Teens can explore Israeli pop culture online, speaker says

BY ROBERT A. COHN, EDITOR-IN-CHIEF EMERITUS

David Bryfman, who served as director of Secondary Education for the Central Agency for Jewish Education from 2001-2003, made a return visit to St. Louis last Sunday, where he addressed 30 local Jewish members and friends of the Kaleidscope Israel @ 60 Teen Committee at the Jewish Federation Kopolow Building.

Richie Gallant, co-chair of the Kaleidoscope Israel Teen Committee along with his brother Tommy, extended a warm welcome to Bryfman and the teens who attended. Bryfman’s topic was “Love, Humor & Tension in the Holy Land,” and his presentation included a wide range of videos which young Israelis are downloading on their iPods, “a lot of which may not be what they taught you in school,” according to Bryfman.

Bryfman, who is now a doctoral student in Jewish Education at New York University, focusing on informal Jewish education, said he was “really glad to be back in St. Louis” in support of the Kaleidoscope Israel Teen Committee, and introduced his video presentation with a mild warning, “some of these film clips are not exactly as ‘kosher’ or ‘modest’ as some of what you have been shown about Israel in the past.”

He indicated that he wanted to share with the teens “that Israel is a complex and at times confusing country.” He used the analogy of falling in love. “When you have an initial crush on someone, you might think they are perfect. When you fall truly in love, you love the whole person, including the parts of that person which are not perfect. The same is true of Israel. Just because we see faults does not mean that we love Israel any less.”

Bryfman said that there is a wide variety of material on Israel available through YouTube, and said that while parents may have concerns about their children using the Internet, it can provide a broader view of Israel than what people see in the media.

“Just because there is bad stuff on the Internet is no reason not to check out the Jewish and Israeli sites on the Internet.”

As examples of some of the “bad stuff” on Israel, Bryfman played a video interview of former U.S. Attorney General Ramsey Clark, who has become a vehement critic of Israel. In the tape, Clark says that “for the past 50 years, practically every Palestinian has suffered greatly under Israel.” Another film clip was from an Arab source, in which a hip-hop song strongly condemned Israel and justified suicide bombers as the “only way” Palestinians have to fight back. “Who’s the terrorist?” the voice-over asks as they show an Israeli plane firing a missile juxtaposed with a young Palestinian suicide bomber.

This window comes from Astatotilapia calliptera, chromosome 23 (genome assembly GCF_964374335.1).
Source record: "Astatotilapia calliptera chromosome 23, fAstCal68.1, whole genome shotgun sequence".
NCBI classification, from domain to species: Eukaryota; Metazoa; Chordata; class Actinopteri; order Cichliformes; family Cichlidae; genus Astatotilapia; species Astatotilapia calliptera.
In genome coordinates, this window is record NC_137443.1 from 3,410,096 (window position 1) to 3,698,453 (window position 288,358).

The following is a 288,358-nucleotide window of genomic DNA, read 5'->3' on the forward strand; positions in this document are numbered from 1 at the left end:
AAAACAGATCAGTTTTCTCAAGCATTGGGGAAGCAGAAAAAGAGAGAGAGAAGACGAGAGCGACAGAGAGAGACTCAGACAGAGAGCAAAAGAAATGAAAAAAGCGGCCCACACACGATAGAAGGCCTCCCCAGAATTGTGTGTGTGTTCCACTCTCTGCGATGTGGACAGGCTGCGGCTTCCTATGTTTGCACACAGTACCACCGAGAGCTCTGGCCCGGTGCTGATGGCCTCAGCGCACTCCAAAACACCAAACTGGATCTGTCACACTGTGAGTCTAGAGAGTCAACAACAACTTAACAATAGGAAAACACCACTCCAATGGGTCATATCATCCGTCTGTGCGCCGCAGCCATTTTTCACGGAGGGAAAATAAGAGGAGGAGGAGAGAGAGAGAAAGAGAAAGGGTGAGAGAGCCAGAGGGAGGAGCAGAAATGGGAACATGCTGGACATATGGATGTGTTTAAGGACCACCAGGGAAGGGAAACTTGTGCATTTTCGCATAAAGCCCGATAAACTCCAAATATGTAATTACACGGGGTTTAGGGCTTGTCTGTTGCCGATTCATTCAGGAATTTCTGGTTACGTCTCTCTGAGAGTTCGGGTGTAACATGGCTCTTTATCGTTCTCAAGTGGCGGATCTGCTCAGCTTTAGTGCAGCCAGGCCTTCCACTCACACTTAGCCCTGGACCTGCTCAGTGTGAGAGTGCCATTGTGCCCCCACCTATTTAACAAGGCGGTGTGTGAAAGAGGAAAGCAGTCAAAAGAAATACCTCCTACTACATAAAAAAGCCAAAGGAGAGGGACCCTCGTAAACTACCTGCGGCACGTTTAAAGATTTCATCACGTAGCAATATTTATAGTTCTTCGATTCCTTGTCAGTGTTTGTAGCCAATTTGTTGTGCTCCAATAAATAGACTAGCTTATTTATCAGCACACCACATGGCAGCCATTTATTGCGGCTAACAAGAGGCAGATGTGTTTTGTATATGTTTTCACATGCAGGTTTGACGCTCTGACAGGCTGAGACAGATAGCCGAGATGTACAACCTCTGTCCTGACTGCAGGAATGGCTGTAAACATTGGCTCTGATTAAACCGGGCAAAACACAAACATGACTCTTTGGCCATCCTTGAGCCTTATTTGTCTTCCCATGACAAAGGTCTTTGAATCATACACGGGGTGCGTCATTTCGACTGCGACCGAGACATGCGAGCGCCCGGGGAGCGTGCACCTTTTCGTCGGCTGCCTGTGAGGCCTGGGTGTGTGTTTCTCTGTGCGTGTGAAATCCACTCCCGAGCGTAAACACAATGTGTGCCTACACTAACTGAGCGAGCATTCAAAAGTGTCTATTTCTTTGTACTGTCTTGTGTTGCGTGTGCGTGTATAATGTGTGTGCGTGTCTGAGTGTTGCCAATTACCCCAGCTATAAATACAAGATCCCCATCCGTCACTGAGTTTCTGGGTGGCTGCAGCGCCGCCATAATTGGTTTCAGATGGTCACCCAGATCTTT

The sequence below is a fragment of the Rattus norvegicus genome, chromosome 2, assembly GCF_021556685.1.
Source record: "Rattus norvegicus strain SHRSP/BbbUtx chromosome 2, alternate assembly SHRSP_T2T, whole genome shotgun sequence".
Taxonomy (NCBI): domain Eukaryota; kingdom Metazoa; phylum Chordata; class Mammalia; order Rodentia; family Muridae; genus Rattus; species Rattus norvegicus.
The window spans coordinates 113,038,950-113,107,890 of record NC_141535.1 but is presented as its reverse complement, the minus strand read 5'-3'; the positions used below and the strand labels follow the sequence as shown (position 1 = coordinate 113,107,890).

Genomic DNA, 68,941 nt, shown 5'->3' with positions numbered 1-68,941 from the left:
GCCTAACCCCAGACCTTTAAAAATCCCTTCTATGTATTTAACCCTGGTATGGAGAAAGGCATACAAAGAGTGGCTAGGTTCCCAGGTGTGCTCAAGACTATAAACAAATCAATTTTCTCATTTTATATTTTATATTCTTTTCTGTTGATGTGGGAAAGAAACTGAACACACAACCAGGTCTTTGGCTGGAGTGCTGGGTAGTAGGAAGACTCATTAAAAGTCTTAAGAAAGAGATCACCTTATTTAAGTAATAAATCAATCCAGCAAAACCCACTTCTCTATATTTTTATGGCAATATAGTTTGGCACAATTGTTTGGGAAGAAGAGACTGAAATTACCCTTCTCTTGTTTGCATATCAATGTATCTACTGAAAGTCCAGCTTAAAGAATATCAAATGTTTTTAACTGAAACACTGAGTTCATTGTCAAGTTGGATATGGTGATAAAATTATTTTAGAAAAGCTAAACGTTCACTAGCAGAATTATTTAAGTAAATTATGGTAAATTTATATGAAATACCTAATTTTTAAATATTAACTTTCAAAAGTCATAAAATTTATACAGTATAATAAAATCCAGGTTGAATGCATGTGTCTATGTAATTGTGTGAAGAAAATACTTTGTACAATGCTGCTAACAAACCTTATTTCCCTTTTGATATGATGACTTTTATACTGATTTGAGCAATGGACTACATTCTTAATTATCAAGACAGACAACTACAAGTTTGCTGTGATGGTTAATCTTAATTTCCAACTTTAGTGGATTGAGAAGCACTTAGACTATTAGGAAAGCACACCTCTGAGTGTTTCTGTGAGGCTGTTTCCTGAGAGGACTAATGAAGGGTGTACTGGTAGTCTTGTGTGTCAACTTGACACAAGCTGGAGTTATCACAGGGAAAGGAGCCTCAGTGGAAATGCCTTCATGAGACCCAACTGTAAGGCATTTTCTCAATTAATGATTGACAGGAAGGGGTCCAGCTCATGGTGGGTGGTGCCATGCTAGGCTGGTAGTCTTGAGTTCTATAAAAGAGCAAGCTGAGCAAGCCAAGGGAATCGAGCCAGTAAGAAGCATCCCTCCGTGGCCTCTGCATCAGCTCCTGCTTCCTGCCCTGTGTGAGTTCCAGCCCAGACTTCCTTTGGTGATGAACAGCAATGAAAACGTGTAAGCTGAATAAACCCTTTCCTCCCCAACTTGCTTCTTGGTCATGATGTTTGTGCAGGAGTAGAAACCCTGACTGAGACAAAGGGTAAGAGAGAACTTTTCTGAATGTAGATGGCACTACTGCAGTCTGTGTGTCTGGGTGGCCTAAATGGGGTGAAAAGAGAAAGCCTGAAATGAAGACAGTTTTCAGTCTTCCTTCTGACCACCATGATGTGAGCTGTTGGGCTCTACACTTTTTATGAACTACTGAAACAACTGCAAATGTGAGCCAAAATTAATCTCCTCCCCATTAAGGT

Bryfman said, “some of the Arab material comes from a hip-hop group called Dam, which produces rap songs about Israel that are very negative. If you Google Israel you will find this kind of material along with more positive material. There is also a lot in-between, which shows that Israel is a democracy, with a very vigorous free press. If you want to see newspapers that give Israel a hard time, check out Israel’s major dailies. They attack the government strongly, which indicates that they operate in a democracy that protects a free press.”

“Conflicts of all types” were illustrated in the next set of video clips shown by Bryfman, including one that satirized West Side Story, using religious and secular youths meeting on the street and challenging each other with dueling break-dancing. “They had frummies versus secular kids instead of Sharks and Jets,” one of the teens present commented.

Other videos presented by Bryfman included some of the more popular hip hop artists in Israel today, and various examples of Israeli advertising. One was for an Israeli version of Donald Trump’s TV show The Apprentice. The Israeli version is called Ambassador, and features various people competing to become ambassadors of good will for the Jewish State. The show’s similarity prompted threats of legal action by producers of The Apprentice.

Among the current popular hip hop and other artists whose work was featured in the clips was Hadan Nahash, which performed a song version of a poem by the Israel writer David Grossman which was based on the wide array of bumper stickers in Israel, advocating for or against different candidates, withdrawal from Gaza or the Golan Heights, etc. Another artist performs under the name Subliminal, or Sub for short. In one piece, he teams up with the popular Israeli hip hop violinist for a controversial video called “Gidenk,” Yiddish for “Remember,” or “Zahor” in Hebrew. The video juxtaposes hip-hop lyrics with often graphic images relating to the Holocaust in dance form. The clip received a very mixed reaction from the teens present. Some saw it as disturbing, while others saw that it was an effective way to teach younger people about the Holocaust. One teen who objected to the contents still defended it. “The fact that there is so much freedom of expression in Israel is something to be proud of.”Bryfman closed the program with some other clips showing a Hebrew lesson, giving words for various animals, and then culminated with a traditional presentation of “Hatikvah,” Israel’s national anthem. The word “Hatikvah” means “The Hope” in English, and Bryfman urged the teens to learn both the Hebrew and English versions as “homework.” The teens stood as a group, closing the event with the singing of Hatikvah.

Richie Gallant thanked Bryfman for his presentation, “and all of you who came to take part in this Kaledoscope Israel Teen event. We hope you will attend all of our future teen and overall events as well.”

For more information on Kaleidoscope Israel @ 60, call Karen Rader at CAJE, 314-442-3756, or [email protected], or visit the Web site, www.caje.org.

Published Feb. 13, 2008

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